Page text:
Lynnsey Evakarla Braun was legally insane when she fatally shot a Sacramento man aboard a downtown Regional Transit light-rail car in January 2014, Sacramento Superior Court jurors decided Wednesday, finding Braun not guilty by reason of insanity.
The same panel last week had earlier found her guilty of second-degree murder in the shooting death of 51-year-old Eric McCaster aboard the Sunrise-bound train at downtown’s Archives Plaza on the night of Jan. 23, 2014. The shooting was the first homicide aboard an RT train in the transit agency’s history.
But the jurors’ decision Wednesday at the end of the trial’s sanity phase before Judge Allen Sumner sets the stage for a years-long, perhaps lifetime state hospital commitment for Braun.
Summer is expected to announce where Braun will be committed at a June 10 hearing.
Sumner acknowledged jurors’ work during the monthlong trial, saying the panel tackled “some of the more difficult issues in the legal system. The decisions you had to make, no machine can make.”
Defense experts testified that Braun, homeless with a long history of mental illness, including paranoid psychosis, feared McCaster was armed and planned to take over the train. Braun shot McCaster six times at close range, mortally wounding the Sacramento man before Braun was taken into custody.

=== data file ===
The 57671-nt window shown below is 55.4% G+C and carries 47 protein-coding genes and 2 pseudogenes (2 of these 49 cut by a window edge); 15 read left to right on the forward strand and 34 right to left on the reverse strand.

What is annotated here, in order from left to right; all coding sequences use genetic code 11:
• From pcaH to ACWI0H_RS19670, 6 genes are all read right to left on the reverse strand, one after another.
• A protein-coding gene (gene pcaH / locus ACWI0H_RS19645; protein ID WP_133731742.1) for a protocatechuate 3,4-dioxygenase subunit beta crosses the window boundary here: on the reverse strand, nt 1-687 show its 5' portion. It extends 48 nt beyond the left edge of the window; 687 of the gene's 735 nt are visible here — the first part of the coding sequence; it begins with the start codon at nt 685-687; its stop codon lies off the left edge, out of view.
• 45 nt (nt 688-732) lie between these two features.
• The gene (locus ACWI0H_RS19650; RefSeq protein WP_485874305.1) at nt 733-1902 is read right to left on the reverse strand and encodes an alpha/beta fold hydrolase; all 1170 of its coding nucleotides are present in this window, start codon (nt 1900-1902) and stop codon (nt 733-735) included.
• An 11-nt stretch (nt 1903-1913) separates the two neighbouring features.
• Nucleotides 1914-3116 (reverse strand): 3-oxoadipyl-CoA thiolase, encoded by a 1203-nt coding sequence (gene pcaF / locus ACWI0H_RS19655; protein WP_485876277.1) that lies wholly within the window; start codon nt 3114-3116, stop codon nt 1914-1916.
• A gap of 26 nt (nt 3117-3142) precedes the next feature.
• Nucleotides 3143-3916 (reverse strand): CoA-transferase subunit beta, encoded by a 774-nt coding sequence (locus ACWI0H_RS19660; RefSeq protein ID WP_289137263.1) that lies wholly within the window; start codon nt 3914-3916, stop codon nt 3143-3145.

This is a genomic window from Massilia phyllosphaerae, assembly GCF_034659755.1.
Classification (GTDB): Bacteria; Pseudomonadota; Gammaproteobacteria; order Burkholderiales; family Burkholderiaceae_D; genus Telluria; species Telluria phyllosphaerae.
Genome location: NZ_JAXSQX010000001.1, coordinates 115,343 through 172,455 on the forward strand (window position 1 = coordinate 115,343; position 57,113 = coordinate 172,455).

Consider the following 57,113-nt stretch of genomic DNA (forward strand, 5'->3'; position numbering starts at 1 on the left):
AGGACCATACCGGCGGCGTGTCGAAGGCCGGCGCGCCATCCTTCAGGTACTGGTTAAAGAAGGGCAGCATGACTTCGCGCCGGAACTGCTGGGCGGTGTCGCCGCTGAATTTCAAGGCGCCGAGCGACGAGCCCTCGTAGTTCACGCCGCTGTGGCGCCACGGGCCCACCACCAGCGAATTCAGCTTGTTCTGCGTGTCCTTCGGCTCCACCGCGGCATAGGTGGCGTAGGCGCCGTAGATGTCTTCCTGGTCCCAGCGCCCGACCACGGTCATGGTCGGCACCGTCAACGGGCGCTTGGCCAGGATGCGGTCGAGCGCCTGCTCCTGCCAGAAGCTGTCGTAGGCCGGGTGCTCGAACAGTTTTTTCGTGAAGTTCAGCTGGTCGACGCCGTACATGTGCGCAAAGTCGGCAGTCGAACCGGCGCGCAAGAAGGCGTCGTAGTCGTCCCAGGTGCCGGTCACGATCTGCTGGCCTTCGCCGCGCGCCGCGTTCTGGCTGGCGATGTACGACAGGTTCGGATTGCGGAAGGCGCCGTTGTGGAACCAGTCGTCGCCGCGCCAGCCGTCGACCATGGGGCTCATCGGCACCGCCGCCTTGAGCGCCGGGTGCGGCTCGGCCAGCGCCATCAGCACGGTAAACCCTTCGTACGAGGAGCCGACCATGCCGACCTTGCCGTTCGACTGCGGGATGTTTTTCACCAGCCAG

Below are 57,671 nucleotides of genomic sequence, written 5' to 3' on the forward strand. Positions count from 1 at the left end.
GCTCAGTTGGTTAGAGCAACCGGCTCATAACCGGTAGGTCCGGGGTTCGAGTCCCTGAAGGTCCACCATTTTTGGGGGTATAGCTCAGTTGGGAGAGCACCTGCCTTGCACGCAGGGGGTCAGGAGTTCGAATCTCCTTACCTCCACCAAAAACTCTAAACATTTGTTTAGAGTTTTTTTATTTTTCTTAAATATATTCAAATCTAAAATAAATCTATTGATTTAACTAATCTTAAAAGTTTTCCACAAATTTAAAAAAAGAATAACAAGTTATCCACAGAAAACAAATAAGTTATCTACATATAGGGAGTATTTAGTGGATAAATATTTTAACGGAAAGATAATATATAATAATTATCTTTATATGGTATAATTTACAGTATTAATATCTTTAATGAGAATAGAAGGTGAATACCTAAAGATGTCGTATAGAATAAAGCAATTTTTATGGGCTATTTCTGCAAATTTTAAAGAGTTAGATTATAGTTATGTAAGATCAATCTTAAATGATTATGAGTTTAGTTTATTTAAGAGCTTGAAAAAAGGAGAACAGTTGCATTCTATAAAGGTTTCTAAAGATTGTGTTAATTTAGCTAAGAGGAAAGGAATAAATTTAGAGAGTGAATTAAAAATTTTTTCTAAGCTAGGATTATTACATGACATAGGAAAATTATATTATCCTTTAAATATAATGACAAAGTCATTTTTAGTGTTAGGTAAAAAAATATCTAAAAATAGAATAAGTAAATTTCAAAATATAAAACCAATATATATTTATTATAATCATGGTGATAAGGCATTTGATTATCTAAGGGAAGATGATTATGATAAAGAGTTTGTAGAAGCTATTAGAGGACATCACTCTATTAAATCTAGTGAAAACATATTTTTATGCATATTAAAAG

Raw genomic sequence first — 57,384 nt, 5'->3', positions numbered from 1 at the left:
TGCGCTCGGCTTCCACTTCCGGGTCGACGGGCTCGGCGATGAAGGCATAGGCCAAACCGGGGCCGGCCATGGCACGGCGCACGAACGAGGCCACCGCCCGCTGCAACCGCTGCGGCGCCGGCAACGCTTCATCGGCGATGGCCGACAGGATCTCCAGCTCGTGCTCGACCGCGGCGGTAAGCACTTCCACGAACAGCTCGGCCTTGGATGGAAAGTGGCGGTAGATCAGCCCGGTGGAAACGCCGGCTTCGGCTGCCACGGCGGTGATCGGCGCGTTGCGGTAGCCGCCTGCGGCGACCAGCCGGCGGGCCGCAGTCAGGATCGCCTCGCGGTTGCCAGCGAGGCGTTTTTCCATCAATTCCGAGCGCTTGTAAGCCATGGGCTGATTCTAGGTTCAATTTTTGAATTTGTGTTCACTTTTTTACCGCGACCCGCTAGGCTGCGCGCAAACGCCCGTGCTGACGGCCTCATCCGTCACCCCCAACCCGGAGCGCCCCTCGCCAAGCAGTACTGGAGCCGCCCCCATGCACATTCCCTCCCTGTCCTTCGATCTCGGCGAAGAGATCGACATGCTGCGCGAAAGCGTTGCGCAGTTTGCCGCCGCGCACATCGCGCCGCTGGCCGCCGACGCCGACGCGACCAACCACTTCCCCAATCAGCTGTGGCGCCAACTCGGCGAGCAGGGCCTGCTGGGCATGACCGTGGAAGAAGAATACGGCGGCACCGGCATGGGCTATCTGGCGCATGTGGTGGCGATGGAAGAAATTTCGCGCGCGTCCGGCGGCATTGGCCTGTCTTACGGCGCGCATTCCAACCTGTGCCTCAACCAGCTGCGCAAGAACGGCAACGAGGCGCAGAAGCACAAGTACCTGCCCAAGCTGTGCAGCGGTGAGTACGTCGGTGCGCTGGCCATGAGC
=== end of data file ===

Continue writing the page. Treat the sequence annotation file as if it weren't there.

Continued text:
Sacramento County prosecutors say McCaster boarded the light rail just before 10 p.m., and sat across the aisle from Braun. An inebriated McCaster started a conversation with Braun, dropping a pistol-shaped bottle sheathed in a plastic holster on the floor of the car, before picking it up. Prosecutors say Braun ignored McCaster until reaching into a small suitcase by her side for a .357-caliber revolver.
Braun told officers she was defending herself when she shot McCaster dead. Prosecutor Thomas Asker said Braun, homeless and transgender, traveled the train every day, her gun a constant companion. She had been arrested the previous year on a concealed weapons charge, Asker said.
“That’s a tough lifestyle (but) she managed that every day,” Asker said.